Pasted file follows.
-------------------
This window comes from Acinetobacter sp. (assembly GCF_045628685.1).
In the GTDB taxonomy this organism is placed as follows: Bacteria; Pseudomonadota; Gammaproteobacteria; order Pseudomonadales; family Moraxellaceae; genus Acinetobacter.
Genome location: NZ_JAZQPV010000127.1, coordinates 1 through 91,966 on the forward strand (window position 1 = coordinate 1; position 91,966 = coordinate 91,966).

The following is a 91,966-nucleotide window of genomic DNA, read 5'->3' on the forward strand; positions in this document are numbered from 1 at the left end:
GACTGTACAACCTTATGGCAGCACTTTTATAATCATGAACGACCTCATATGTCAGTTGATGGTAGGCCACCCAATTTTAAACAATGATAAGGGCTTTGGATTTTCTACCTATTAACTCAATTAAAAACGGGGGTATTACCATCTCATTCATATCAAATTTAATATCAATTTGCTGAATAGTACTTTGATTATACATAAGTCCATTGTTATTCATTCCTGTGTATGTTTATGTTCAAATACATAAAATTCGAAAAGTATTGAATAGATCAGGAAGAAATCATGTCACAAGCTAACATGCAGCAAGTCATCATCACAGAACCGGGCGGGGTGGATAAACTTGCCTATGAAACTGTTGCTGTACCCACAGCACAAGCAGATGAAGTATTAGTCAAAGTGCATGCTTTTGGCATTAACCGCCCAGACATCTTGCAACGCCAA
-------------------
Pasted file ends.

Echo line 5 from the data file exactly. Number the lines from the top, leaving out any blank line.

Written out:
GACTGTACAACCTTATGGCAGCACTTTTATAATCATGAACGACCTCATATGTCAGTTGATGGTAGGCCACCCAATTTTAAACAATGATAAGGGCTTTGGATTTTCTACCTATTAACTCAATTAAAAACGGGGGTATTACCATCTCATTCATATCAAATTTAATATCAATTTGCTGAATAGTACTTTGATTATACATAAGTCCATTGTTATTCATTCCTGTGTATGTTTATGTTCAAATACATAAAATTCGAAAAGTATTGAATAGATCAGGAAGAAATCATGTCACAAGCTAACATGCAGCAAGTCATCATCACAGAACCGGGCGGGGTGGATAAACTTGCCTATGAAACTGTTGCTGTACCCACAGCACAAGCAGATGAAGTATTAGTCAAAGTGCATGCTTTTGGCATTAACCGCCCAGACATCTTGCAACGCCAA